It's looking rather gloomy out there. The S&P 500 is down 41% year to date, led by the financial sector, which has lost more than half its value. Energy is down 37%, technology is down 46%; even the best sector of 2008 -- consumer staples -- is "only" down 19% year to date.
But there are two reasons why this is a great time to be investing in the market.
Add it up
Amid all the doom and gloom, one little-known silver lining hasn't been getting much attention: Dividend yields are the highest they've been in years.
Seventeen years, to be precise -- the recent market plunge has increased the dividend yield on the S&P 500 to 3.4%, its highest level since June 1991.
Not even during the aftermath of the tech bubble collapse in the fall of 2002 -- when the S&P 500 traded at 815 -- did the yield break 2%.
The increased yield is even more impressive when you consider the following facts:
- 10% fewer companies paid dividends in 2007 than paid them in 1995.
- Companies are returning money to shareholders through other means, such as stock buybacks, which more than quadrupled since 2003.
- The $589 billion spent in 2007 to buy back shares is more than double the $246 billion paid out in cash dividends the same year. For example, Eggo frozen waffle maker Kellogg
(NYSE:K)repurchased $650 million worth of stock over the last fiscal year, more than the $475 million it paid out in cash dividends.
- Financials, which have historically been the biggest dividend payers, comprising 16% of the index but paying 25% of the dividends, have been cutting their payouts. Prudential Financial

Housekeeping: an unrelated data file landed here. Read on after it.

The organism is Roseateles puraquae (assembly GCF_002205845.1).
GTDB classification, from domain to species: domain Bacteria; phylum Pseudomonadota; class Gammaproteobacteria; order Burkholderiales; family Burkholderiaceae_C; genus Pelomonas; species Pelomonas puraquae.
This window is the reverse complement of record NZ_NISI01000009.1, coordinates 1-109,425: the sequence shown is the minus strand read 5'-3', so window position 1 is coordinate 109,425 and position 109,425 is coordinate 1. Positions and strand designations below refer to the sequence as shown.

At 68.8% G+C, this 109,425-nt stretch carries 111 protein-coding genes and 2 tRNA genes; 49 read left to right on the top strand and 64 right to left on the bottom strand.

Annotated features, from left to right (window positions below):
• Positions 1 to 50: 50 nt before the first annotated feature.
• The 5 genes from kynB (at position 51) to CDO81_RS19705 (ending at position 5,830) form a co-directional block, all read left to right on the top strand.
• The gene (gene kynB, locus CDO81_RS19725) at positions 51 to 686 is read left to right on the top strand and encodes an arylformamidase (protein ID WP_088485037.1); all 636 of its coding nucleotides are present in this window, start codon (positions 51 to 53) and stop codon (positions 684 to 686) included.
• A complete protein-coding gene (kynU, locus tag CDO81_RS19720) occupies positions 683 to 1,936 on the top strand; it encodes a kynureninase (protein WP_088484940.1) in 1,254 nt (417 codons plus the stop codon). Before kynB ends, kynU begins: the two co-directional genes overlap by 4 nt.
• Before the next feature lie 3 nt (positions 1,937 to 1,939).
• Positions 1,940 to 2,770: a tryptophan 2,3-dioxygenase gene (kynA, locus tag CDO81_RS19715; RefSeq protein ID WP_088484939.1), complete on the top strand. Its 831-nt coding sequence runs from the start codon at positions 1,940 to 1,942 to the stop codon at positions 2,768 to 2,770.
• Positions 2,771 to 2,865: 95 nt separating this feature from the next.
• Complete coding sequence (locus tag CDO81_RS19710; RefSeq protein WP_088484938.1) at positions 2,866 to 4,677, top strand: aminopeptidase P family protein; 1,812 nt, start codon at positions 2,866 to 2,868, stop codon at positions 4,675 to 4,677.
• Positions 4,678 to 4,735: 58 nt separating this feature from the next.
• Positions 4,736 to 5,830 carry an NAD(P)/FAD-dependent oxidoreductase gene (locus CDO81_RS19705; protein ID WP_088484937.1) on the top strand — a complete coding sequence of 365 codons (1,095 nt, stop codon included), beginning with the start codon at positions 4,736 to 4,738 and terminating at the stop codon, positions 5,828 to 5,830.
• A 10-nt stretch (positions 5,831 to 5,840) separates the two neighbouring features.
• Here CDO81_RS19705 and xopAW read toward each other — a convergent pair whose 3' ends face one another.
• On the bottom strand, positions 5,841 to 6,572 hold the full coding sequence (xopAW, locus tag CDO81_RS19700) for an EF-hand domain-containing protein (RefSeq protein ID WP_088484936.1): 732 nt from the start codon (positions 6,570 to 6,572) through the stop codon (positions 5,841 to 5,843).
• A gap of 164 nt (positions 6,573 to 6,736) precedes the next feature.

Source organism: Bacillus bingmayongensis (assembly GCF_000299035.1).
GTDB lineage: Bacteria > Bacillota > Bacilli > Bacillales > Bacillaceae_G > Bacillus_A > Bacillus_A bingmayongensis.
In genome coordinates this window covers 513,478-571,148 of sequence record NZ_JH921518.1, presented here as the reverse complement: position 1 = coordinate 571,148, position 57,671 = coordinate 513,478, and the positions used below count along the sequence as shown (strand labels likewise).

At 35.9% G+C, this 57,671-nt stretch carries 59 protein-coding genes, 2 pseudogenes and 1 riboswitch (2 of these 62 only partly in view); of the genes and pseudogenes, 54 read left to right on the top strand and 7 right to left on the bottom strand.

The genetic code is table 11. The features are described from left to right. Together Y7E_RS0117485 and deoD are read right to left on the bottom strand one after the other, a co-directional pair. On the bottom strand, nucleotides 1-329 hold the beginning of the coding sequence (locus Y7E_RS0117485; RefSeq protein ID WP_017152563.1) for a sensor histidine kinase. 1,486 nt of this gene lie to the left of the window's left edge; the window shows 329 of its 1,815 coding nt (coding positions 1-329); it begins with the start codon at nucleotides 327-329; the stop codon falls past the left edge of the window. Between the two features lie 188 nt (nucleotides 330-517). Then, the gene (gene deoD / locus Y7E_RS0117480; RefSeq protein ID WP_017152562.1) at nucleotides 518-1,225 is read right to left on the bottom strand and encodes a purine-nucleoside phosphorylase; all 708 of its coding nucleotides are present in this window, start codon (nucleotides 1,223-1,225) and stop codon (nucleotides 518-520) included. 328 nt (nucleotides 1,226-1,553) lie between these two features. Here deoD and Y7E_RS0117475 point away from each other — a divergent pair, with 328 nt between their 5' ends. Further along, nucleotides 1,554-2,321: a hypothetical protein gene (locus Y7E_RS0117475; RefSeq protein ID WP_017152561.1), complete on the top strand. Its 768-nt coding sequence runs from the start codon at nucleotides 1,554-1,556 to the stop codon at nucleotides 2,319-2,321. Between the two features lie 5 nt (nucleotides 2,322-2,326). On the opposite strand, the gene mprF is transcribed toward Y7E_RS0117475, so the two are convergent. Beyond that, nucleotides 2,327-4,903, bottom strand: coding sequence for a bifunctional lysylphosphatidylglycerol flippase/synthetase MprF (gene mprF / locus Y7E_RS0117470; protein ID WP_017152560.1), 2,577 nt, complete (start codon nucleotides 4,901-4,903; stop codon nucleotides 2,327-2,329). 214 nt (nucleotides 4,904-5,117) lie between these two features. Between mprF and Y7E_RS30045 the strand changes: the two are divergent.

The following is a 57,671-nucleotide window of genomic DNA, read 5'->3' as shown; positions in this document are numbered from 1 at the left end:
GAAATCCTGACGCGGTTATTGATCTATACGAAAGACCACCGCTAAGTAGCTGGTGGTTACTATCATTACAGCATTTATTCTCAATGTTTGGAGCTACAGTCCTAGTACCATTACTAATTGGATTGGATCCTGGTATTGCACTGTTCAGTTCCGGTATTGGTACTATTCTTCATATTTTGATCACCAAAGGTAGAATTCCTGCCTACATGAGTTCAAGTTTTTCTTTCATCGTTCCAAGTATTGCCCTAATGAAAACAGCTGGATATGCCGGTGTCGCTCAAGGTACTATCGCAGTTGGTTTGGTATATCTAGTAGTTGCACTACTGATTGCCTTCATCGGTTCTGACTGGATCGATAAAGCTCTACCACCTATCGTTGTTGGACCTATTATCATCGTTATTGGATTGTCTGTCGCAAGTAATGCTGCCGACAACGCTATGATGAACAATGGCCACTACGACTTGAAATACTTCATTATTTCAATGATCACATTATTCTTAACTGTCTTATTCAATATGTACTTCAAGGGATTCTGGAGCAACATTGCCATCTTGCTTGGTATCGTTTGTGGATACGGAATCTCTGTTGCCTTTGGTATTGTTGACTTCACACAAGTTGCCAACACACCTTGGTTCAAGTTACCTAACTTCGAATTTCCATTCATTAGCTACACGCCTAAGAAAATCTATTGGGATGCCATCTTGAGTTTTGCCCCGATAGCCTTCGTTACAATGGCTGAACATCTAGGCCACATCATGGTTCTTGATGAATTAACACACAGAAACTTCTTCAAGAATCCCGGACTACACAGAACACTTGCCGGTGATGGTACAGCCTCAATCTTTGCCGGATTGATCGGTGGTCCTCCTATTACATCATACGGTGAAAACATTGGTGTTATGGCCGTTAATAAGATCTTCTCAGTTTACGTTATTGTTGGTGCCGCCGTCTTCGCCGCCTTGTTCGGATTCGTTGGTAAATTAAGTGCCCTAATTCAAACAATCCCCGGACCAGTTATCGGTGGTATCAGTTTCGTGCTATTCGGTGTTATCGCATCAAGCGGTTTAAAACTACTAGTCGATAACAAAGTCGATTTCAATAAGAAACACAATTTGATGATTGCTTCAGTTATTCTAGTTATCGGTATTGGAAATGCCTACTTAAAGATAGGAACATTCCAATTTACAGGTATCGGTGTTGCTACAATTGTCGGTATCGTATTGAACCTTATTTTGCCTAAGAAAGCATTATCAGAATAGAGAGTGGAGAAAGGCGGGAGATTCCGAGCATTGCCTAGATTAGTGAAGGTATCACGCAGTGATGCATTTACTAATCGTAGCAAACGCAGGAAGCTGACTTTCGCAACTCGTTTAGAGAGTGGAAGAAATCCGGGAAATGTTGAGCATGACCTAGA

(NYSE:PRU)is a case in point, slashing its quarterly dividend from $1.15 to $0.58 per share.
Some of our most well-known blue-chip stocks, like AT&T
An unexpected disparity
But high dividend yields aren't the only reason this is a great time to be in the market -- stocks are also cheaper than trusty bonds.
The 10-year Treasury bond currently yields 3.7%. The equivalent measure of return for stocks is the earnings yield (earnings divided by price) -- and it currently stands at 5.7% for the S&P 500.
This divergence is unusual, and a potential boon for investors. According to renowned value investor Arnold Van Den Berg of Century Management, (whose firm returned 13% net of fees vs. 6% for the S&P 500 over the past 10 years),
The usual difference between a bond yield and stock earnings yield is about 1%. For example, if investors can get 6.3% on a guaranteed bond they are willing to accept 1% less, or a 5.3% earnings yield on a stock. The reason for this is that if you have a 5.3% stock earnings yield and it is growing at 7%, it will equal your 6.3% bond yield in about 3 years. Anytime thereafter, the stock earnings yield will increase by 7% per year.
Investors are usually willing to accept a lower yield in stocks because of the presumption of future growth. Right now, however, investors can get that growth at a better price than bonds -- and with the added bonus of high dividend yields.
Earnings yields like this suggest that the market thinks earnings are likely to fall. But I would counter that even if they did, the S&P 500 still would yield an almost equal amount as Treasury bonds.
There are a lot of good avenues to research further. Pharmaceutical groups Sanofi-Aventis
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Fool analyst Andrew Sullivan loves dividends, but he does not have a financial position in any of the stocks mentioned in this article. GlaxoSmithKline is a Motley Fool Income Investor pick. The Motley Fool has a disclosure policy.
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